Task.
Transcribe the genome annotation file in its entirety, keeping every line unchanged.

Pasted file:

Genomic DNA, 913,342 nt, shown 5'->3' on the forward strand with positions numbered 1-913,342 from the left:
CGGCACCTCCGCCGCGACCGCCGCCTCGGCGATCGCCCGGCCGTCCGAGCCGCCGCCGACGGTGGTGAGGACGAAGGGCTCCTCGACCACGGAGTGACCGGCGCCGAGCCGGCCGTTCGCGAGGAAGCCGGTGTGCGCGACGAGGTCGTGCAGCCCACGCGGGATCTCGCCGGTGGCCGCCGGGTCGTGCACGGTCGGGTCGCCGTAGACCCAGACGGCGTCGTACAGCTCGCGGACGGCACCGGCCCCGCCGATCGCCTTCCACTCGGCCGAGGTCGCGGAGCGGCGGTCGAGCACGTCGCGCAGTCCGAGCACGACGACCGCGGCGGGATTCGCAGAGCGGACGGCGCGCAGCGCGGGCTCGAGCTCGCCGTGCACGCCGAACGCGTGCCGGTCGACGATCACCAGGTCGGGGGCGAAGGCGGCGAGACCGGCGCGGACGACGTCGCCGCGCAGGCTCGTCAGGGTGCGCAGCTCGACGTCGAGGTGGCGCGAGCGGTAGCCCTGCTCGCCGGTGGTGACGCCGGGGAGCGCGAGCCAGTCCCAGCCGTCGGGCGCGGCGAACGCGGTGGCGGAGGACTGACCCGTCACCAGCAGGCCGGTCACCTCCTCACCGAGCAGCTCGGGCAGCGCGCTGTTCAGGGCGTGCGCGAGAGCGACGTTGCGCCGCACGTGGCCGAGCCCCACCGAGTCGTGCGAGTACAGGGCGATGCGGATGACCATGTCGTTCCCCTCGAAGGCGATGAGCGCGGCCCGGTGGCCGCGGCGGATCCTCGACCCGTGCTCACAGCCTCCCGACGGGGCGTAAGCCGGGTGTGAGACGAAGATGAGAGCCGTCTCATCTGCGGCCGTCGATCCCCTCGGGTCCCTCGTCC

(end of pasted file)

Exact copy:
Genomic DNA, 913,342 nt, shown 5'->3' on the forward strand with positions numbered 1-913,342 from the left:
CGGCACCTCCGCCGCGACCGCCGCCTCGGCGATCGCCCGGCCGTCCGAGCCGCCGCCGACGGTGGTGAGGACGAAGGGCTCCTCGACCACGGAGTGACCGGCGCCGAGCCGGCCGTTCGCGAGGAAGCCGGTGTGCGCGACGAGGTCGTGCAGCCCACGCGGGATCTCGCCGGTGGCCGCCGGGTCGTGCACGGTCGGGTCGCCGTAGACCCAGACGGCGTCGTACAGCTCGCGGACGGCACCGGCCCCGCCGATCGCCTTCCACTCGGCCGAGGTCGCGGAGCGGCGGTCGAGCACGTCGCGCAGTCCGAGCACGACGACCGCGGCGGGATTCGCAGAGCGGACGGCGCGCAGCGCGGGCTCGAGCTCGCCGTGCACGCCGAACGCGTGCCGGTCGACGATCACCAGGTCGGGGGCGAAGGCGGCGAGACCGGCGCGGACGACGTCGCCGCGCAGGCTCGTCAGGGTGCGCAGCTCGACGTCGAGGTGGCGCGAGCGGTAGCCCTGCTCGCCGGTGGTGACGCCGGGGAGCGCGAGCCAGTCCCAGCCGTCGGGCGCGGCGAACGCGGTGGCGGAGGACTGACCCGTCACCAGCAGGCCGGTCACCTCCTCACCGAGCAGCTCGGGCAGCGCGCTGTTCAGGGCGTGCGCGAGAGCGACGTTGCGCCGCACGTGGCCGAGCCCCACCGAGTCGTGCGAGTACAGGGCGATGCGGATGACCATGTCGTTCCCCTCGAAGGCGATGAGCGCGGCCCGGTGGCCGCGGCGGATCCTCGACCCGTGCTCACAGCCTCCCGACGGGGCGTAAGCCGGGTGTGAGACGAAGATGAGAGCCGTCTCATCTGCGGCCGTCGATCCCCTCGGGTCCCTCGTCC